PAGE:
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Alley repairs drive ahead

Despite having a budget deficit, city officials agreed to continue the alley repair project this year.


By Charles Sercombe
Even though there is a budget crunch this year for the city, alley repairs will continue this season.
The city initially was only going to complete alley repairs that were left over from last year’s funding.
But despite having to dip into the city budget surplus by $1.8 million this year to make ends meet, the city council decided to add $200,000 to the budget to keep the alley project going.
Mayor Karen Majewski said she didn’t want to see the gains made in capital improvements to come to a halt. Councilmember Anam Miah agreed, saying, “If we don’t address it, the burden is going to be on someone.”
With that said, the council, except for Councilmember Andrea Karpinski, agreed to add on $200,000 to the budget for alley repairs.
Last year, the city allocated $300,000 for the project. The city initially was not going to add any money to this year’s new budget, which starts on July 1.
To balance the budget, city officials are dipping into the $6 million budget surplus.
City Manager Kathy Angerer was tasked with coming up with a plan for this year, which may include a combination of repaving and spray-patching. The final plan will still require the council’s approval.
Left over from last year are the following alleys to be repaved:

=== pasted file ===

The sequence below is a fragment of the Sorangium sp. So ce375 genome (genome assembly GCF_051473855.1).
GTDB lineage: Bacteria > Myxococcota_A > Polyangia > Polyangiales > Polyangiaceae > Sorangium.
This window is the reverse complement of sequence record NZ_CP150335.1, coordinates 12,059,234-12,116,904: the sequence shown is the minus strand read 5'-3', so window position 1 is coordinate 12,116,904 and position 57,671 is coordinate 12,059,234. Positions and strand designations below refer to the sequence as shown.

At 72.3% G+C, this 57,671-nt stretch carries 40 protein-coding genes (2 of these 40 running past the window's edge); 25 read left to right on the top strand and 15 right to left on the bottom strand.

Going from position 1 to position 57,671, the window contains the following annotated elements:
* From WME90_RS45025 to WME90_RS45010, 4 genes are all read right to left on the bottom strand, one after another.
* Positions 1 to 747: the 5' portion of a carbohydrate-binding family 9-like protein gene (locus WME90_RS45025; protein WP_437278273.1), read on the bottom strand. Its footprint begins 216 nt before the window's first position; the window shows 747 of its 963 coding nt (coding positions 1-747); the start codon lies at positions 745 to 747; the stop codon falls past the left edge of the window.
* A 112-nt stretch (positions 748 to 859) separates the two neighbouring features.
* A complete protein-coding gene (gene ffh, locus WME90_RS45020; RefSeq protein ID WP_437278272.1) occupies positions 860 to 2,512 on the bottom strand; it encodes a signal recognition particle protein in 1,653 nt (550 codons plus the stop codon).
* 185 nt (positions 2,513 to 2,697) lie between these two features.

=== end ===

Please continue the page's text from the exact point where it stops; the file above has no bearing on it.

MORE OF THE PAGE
o Gallagher/Sobieski, Casmere to Commor
o Klinger/Moran, Commor to Carpenter
o West Conant, Caniff to Casmere
o South Caniff, Dequindre to Lumpkin
o East Conant, Yemans to Evaline
o East Lumpkin, Casmere to Commor
Alley repairs began three years ago.
The first year of the program was concentrated on repairing parts of the main alleys adjacent to Jos. Campau and Conant, since those alleys are the most heavily travelled in the city.
In the second year of the program, the city branched out to include some residential alley repairs.
This time last year, it looked like the alley repair program might continue indefinitely.
But now the city is facing the likelihood of GM closing its Poletown Plant. Hamtramck receives about $850,000 per year in lieu of property taxes from the plant.
GM announced it was ending production at the plant several weeks ago, giving no prior heads-up to the city.
A number of other cost increases have also required city officials to dip into the $6 million surplus.

May 24, 2019

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